That was what I had once I removed Mejia, who has been shutdown for at least a month, and Hefner who won a job in the Mets rotation. The biggest difference between what I project and Rubin is that he has Carlos Torres in the rotation and Darin Gorski is nowhere to be seen.

When I posted my projection back on February 21, I did speculate that both Familia and Gorski may not even make the cut and could be relegated to the bullpen because of a numbers crunch:

Jeurys Familia is looking more and more like a reliever now and even Darin Gorski is beginning to trend in that direction lately.

I’m not that surprised that Schwinden makes Rubin’s cut even though I personally saw him as a numbers casualty as well, but the Torres thing surprises me.

The Mets signed the 30-year old free agent back in November and I remember thinking at the time how confusing an addition it was – even as minor league fodder.

Last season, Torres made 31 appearances for the Colorado Rockies and posted a 5.25 ERA and 1.415 WHIP in 53 innings pitched. All of his appearances were in relief. He’s having an awful spring for the Mets, posting a 8.54 ERA in 5.1 innings with nine hits allowed and five runs. I don’t see the value in pushing aside a younger pitcher with higher upside just to give Torres a job. It makes little sense to me.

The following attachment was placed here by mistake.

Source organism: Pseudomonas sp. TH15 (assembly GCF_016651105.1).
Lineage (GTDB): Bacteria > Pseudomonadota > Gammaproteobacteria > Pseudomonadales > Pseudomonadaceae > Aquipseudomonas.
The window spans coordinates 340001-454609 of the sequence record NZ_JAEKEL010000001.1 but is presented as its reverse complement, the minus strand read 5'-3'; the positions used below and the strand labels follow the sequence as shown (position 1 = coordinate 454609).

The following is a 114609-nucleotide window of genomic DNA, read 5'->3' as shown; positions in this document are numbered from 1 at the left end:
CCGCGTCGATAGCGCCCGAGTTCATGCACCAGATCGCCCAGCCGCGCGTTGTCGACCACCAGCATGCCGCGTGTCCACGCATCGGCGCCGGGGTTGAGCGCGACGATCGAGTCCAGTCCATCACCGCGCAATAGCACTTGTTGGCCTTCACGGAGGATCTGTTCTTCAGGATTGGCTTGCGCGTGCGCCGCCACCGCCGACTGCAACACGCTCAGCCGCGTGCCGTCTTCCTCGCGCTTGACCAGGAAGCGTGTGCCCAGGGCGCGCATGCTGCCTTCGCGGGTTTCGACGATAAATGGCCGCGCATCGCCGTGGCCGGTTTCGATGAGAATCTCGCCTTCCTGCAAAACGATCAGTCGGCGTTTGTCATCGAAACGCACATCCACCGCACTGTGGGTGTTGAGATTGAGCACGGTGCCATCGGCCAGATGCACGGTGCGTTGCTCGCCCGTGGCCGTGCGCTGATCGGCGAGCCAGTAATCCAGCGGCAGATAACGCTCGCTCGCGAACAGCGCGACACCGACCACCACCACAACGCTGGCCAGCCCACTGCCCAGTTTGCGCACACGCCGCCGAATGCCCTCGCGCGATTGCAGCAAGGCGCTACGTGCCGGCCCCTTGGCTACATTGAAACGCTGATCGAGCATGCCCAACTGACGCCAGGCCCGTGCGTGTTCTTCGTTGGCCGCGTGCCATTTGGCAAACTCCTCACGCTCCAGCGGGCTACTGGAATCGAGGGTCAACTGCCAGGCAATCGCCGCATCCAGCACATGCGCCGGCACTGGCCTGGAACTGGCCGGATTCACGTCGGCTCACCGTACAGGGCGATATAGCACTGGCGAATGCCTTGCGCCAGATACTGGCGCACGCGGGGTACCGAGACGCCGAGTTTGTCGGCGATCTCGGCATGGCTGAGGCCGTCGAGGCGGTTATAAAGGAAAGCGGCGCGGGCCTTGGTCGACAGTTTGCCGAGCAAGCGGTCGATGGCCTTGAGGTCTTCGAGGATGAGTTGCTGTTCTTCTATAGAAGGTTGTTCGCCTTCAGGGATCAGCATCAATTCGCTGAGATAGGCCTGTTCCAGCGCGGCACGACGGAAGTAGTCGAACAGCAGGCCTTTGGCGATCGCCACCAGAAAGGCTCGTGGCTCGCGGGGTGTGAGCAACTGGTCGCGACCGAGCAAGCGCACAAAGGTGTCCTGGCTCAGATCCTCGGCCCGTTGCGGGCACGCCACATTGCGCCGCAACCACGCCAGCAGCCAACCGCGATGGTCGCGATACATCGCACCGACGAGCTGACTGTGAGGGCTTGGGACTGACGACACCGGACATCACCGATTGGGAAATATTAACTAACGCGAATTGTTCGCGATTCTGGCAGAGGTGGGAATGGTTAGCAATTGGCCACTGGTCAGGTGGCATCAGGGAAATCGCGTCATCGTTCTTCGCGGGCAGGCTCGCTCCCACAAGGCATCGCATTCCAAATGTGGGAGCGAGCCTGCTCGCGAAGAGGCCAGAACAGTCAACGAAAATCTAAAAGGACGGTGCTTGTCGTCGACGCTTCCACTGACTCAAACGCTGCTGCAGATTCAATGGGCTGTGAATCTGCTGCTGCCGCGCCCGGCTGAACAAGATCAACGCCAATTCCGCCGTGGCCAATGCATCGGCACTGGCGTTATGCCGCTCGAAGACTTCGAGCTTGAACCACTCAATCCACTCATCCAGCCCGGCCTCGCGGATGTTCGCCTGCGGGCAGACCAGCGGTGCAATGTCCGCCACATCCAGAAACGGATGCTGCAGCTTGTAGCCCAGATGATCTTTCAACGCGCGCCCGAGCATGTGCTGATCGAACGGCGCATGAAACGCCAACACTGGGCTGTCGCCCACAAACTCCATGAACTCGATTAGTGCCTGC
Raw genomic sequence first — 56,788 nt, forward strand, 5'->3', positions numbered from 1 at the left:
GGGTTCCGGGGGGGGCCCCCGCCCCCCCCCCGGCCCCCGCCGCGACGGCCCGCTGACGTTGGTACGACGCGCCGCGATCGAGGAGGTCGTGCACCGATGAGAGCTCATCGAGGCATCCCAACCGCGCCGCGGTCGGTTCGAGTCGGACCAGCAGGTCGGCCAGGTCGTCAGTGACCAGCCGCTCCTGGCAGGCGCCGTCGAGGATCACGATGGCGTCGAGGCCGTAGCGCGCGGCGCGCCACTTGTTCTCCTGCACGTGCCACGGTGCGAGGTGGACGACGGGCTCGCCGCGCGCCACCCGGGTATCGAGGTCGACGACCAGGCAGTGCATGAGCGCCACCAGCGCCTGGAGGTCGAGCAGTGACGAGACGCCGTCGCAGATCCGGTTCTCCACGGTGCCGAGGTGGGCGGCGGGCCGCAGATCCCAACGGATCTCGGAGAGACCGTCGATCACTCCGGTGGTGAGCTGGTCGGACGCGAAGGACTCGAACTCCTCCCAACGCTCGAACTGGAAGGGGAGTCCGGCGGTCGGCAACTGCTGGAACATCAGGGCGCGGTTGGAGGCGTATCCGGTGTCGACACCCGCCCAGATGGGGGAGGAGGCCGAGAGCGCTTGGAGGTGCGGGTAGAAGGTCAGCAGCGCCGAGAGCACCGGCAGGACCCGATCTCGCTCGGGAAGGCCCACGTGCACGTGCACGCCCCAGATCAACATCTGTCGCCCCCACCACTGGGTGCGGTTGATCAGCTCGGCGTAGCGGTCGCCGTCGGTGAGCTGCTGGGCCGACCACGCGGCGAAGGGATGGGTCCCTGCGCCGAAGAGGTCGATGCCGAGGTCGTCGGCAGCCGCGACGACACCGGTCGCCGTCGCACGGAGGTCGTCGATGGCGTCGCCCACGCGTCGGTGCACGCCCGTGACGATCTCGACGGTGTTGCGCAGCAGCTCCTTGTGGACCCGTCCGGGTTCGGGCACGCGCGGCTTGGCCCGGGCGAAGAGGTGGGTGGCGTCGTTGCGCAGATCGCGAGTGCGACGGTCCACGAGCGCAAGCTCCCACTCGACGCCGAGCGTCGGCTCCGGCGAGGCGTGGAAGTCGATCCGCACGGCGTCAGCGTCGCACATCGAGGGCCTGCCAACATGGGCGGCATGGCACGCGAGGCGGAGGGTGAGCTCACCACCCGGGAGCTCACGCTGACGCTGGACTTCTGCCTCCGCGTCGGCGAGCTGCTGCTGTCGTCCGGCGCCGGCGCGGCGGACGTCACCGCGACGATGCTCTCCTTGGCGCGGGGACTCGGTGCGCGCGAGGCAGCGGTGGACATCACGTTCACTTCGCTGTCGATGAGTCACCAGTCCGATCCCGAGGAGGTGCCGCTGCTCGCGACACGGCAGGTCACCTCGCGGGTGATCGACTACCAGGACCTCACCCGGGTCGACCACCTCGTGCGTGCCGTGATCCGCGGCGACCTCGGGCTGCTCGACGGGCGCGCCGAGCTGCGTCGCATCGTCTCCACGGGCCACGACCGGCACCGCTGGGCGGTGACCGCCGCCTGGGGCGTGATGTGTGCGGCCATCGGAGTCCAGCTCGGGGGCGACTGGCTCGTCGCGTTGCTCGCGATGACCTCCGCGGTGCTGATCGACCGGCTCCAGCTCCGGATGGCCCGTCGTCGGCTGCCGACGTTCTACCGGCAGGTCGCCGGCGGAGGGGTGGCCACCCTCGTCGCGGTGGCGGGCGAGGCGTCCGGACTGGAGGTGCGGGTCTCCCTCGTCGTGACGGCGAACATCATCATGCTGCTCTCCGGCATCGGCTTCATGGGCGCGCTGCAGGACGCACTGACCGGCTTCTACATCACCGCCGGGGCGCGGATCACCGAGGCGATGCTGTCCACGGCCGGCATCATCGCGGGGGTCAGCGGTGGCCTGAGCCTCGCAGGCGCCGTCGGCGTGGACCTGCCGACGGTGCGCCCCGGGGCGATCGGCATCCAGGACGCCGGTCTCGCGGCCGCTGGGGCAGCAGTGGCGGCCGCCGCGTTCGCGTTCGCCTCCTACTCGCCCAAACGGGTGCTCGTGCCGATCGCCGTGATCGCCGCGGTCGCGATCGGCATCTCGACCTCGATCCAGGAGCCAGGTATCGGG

I would also think that Mark Cohoon was more deserving of a spot on the Vegas rotation, especially after his solid season in Binghamton where he posted a 3.62 ERA and 1.207 WHIP in 23 starts, 18 of them quality starts.

And while I did speculate Gorski would go to the pen, my thinking at the time was because he’d be squeezed out because of the numbers crunch and not because a determination would be made that he was finished as a starter.

If we can give Gorski another season in the rotation, I’d be all for it. I would most rather see that than to push him aside because of someone like Torres.

Update: Right after I posted this Adam Rubin DMed me and said that yes, Familia is now officially a reliever.